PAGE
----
OK, I wanted (read: needed) to share this with you, as I feel I have been on a journey together with many of you over the past many months, and I owe you all some thanks for so much input, inspiration, smaller and larger nudges and encouragements!
So, last week, for the first time in about 20 years I played music again with someone else – and, even more excitingly – it was the first time I played bass guitar in a setting with other musicians!
I had been doubting myself whether I should take the plunge, with “only” 10 months of learning the bass under my belt, but I was really itching to get back to playing with others. After all, that had been a major motivation for me to pick up an instrument again (even if it was a new one for me).
So, I had monitored a Danish site for bands looking for musicians for a while and saw a post by two guys (guitar and drums) looking for a bass player. They described their music as “melodic rock”. Now, my long-term goal might be to be able to play jazz, jazz-rock, fusion type music, but, really, I don’t want to be as “snobby” as I perhaps used to be, and the main important thing is to make music with other people… almost any kind!
Of course, some types of music and genres are just intrinsically more difficult and challenging to play than others, but – as it turned out after having heard some examples of the music these guys played – melodic rock might just be THE perfect entry to playing (again) with others, especially for aspiring new bass players!
Why? Well, because
- There are hardly any odd time signatures or superfast tunes with crazy chord progressions or overly complicated breaks (in fact, most tunes are in a moderate tempo in 4/4)
- There are no extremely surprising (experimental) harmonic structures involved (after all, “melodic” rock kind of implies it is pleasing to/easy on the ear)
- You are not expected to play rhythmically challenging, heavily syncopated or funky stuff (with ghost notes, slapping and what not); and most of the time chugging isn’t even required either
- As a bass player, you can start out with playing the roots, follow the drummer for some (small) rhythmic variations – and you are already doing a great job!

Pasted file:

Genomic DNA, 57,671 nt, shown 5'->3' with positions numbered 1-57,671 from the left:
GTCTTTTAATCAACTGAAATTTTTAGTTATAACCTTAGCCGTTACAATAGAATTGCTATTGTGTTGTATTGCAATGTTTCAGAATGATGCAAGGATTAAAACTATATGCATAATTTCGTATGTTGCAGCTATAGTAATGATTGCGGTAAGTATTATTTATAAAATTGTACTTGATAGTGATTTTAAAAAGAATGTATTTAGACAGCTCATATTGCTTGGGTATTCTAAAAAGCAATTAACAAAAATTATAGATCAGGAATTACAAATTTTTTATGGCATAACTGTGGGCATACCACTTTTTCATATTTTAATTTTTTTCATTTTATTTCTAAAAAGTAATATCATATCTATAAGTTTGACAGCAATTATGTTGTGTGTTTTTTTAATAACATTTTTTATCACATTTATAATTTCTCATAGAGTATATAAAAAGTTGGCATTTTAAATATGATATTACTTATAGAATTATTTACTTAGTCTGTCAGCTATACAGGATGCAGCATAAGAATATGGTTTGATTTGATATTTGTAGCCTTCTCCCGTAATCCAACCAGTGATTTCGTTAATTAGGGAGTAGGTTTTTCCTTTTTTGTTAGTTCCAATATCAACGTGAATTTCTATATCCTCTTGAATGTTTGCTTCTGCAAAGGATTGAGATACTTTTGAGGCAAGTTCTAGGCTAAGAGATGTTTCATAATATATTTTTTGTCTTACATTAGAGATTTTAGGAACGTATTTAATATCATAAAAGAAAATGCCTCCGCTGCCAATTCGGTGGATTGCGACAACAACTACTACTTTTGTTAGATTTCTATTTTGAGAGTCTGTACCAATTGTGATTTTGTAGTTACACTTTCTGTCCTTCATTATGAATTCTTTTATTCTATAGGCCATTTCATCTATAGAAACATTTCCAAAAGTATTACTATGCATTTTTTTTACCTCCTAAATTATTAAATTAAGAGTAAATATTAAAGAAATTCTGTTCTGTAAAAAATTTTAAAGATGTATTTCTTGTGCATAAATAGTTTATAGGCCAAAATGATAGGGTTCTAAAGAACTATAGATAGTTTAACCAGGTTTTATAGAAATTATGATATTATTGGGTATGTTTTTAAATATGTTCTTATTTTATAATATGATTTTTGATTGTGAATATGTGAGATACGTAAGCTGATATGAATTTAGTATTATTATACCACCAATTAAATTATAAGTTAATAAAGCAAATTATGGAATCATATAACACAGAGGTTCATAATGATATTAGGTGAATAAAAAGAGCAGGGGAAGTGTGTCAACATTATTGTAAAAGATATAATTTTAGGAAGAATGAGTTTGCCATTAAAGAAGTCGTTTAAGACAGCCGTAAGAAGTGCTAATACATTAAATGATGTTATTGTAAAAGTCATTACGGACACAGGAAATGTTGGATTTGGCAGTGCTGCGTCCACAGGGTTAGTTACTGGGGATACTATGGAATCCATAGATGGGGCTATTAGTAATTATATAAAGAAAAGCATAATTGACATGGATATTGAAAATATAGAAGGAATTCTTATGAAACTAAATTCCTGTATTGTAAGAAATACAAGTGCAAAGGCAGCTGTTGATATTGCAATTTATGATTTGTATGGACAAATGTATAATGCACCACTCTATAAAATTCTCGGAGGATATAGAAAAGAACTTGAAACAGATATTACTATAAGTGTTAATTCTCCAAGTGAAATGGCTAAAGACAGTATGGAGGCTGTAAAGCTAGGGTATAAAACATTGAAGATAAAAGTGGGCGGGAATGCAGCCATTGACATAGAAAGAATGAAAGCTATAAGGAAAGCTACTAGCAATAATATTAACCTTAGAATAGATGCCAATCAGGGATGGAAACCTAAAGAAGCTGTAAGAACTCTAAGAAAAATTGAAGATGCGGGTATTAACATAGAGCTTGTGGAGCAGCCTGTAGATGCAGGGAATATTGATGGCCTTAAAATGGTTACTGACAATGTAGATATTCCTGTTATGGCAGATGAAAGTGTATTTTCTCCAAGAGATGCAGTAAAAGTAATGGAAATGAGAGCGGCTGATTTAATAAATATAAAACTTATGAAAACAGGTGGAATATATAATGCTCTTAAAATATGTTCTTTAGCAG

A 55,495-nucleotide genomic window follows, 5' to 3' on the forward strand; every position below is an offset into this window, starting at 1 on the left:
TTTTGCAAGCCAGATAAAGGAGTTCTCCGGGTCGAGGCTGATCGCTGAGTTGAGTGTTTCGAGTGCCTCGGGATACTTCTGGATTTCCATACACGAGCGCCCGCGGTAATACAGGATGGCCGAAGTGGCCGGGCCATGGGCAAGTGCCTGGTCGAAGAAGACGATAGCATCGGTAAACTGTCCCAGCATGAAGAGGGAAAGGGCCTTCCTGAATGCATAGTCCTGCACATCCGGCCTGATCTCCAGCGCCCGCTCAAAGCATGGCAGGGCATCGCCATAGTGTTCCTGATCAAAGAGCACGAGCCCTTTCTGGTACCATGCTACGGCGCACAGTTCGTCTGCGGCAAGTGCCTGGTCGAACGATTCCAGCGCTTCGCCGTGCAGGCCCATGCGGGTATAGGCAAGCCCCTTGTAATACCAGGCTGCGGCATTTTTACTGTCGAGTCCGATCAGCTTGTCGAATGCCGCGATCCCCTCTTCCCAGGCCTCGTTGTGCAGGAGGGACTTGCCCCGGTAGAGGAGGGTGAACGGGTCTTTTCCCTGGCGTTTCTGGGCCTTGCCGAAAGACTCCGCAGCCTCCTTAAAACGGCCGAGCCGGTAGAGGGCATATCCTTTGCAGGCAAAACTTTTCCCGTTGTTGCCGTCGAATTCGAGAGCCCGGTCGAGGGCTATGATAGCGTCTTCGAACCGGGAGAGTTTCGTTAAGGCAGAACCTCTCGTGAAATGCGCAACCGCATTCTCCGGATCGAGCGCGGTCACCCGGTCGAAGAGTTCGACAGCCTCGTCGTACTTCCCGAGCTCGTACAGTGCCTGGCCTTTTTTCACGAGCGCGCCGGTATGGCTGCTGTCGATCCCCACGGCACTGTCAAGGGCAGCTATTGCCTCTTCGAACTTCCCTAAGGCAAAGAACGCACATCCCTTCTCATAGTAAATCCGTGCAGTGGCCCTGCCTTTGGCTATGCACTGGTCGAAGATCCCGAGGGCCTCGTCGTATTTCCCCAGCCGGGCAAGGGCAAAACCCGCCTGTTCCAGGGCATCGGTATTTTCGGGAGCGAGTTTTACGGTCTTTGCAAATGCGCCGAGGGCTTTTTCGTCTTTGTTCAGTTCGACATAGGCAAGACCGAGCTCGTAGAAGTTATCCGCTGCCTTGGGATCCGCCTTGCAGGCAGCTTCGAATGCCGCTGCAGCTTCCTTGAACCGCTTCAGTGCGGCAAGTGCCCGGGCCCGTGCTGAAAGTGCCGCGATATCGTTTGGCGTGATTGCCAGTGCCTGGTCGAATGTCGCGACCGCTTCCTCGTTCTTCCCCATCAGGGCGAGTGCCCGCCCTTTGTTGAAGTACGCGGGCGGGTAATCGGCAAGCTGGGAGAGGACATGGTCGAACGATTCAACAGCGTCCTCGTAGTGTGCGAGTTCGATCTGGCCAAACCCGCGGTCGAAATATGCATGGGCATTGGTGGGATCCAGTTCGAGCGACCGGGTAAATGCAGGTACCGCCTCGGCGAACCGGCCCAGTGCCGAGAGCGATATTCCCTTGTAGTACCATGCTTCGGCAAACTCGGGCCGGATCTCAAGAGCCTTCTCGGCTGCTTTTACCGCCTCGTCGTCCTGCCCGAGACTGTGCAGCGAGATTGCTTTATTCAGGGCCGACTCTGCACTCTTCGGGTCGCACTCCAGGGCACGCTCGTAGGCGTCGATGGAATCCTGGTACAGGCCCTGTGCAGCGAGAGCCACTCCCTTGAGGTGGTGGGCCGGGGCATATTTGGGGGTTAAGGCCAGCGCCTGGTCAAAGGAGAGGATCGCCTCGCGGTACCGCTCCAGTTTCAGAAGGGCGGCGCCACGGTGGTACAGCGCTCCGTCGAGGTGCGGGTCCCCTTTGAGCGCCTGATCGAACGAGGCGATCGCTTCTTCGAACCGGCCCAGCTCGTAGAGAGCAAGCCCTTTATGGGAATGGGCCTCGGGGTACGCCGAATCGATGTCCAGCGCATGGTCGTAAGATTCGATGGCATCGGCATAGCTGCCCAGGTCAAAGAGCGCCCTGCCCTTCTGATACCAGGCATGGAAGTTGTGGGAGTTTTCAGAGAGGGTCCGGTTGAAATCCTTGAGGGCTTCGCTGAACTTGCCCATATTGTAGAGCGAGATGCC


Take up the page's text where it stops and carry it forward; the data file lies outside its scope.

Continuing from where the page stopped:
- Once you get more familiar with the tunes and are more confident in your playing, you can develop the lines you play. The way to do this is ALL laid out in Josh’s course – start with adding fifths (and octaves perhaps); involve the funk formula for variation; beware of major or minor if you want to add thirds; listen to the drummer; and so on…
I had “prepared” two of their tunes at home by listening to the mp3’s they had sent me and figuring out the roots and the structure of the songs and then slowly developing what to play along with it. I tried figuring out the chords by assuming the composition was following the diatonic approach (it turned out the guitar player is not overly concerned with these things ) To give you an idea of the type of bass lines that go with this kind of music, think “Don’t Stop Believing” from the course. If needed, you could play along first by just playing the roots and then later add the notes leading up to the next root etc. That’s exactly what I did with their songs and what worked…
An added benefit was perhaps that the recordings they had sent me were done very “quick and dirty” in the rehearsal room, and you could almost not hear the (original) bass. Which was actually nice, since then I could work on my own lines and not be biased by whatever their former bass player had played. (Of course, once we met and they heard me play what I thought would fit, they might have objected to it and started mumbling “Well, but our former bass player used to…” – alas, they didn’t and liked what I played).
I was very nervous, but somehow I also felt confident that I could pull this off. And they seemed to like it! After we had played the two songs I had prepared, they whipped out some new “scores”; in essence, chord progressions and structures ( sort of like “Intro-AABBCAAB-outro”), which I then tried to sight read and play. Haha, hilarious, but so cool to see how I actually found the root notes on the fretboard and made it through the songs almost unscathed. Of course, it wouldn’t have worked nearly as well with a bebop or a death metal song, I am sure.
It was stressful, but in an exhilarating kind of way. It showed that I probably knew more and could do more on the bass already than I had thought myself. I was realizing stuff, which I had learned in the course, but not quite understood its usefulness/relevance, on the fly, while playing. In other words, it was such a great learning experience as well.
Maybe, just for completeness sake, I should mention that these guys want to play music for fun, perhaps a few gigs every now and then, but nothing more. Also, they are about my age, which certainly has some advantages as well… Whether we will completely “swing” on the personal plane in the long-term remains to be seen; but, we are going to jam some more soon!
So, in conclusion: once you’ve been through Josh’s course and kept practicing these things (and slowly expanding your repertoire), you CAN go out and play with others (also if you were a beginner to start with). Perhaps melodic rock is the indeed best option there is to get into playing music with others – it proved to be almost ideal for me!